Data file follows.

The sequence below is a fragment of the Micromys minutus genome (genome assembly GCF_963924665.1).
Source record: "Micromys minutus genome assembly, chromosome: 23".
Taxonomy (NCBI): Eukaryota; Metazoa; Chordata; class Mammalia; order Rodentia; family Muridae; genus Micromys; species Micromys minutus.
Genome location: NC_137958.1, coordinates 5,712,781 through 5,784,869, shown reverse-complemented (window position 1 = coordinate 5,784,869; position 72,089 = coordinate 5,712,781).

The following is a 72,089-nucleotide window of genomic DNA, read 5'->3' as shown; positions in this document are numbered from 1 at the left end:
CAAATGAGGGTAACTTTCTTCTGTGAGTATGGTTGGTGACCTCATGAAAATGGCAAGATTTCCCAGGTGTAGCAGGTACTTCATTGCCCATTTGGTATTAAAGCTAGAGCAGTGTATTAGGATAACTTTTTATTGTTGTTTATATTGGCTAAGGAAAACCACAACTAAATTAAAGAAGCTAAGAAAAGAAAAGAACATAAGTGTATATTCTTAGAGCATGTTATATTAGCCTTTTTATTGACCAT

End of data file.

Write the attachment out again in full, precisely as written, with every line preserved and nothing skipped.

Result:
The sequence below is a fragment of the Micromys minutus genome (genome assembly GCF_963924665.1).
Source record: "Micromys minutus genome assembly, chromosome: 23".
Taxonomy (NCBI): Eukaryota; Metazoa; Chordata; class Mammalia; order Rodentia; family Muridae; genus Micromys; species Micromys minutus.
Genome location: NC_137958.1, coordinates 5,712,781 through 5,784,869, shown reverse-complemented (window position 1 = coordinate 5,784,869; position 72,089 = coordinate 5,712,781).

The following is a 72,089-nucleotide window of genomic DNA, read 5'->3' as shown; positions in this document are numbered from 1 at the left end:
CAAATGAGGGTAACTTTCTTCTGTGAGTATGGTTGGTGACCTCATGAAAATGGCAAGATTTCCCAGGTGTAGCAGGTACTTCATTGCCCATTTGGTATTAAAGCTAGAGCAGTGTATTAGGATAACTTTTTATTGTTGTTTATATTGGCTAAGGAAAACCACAACTAAATTAAAGAAGCTAAGAAAAGAAAAGAACATAAGTGTATATTCTTAGAGCATGTTATATTAGCCTTTTTATTGACCAT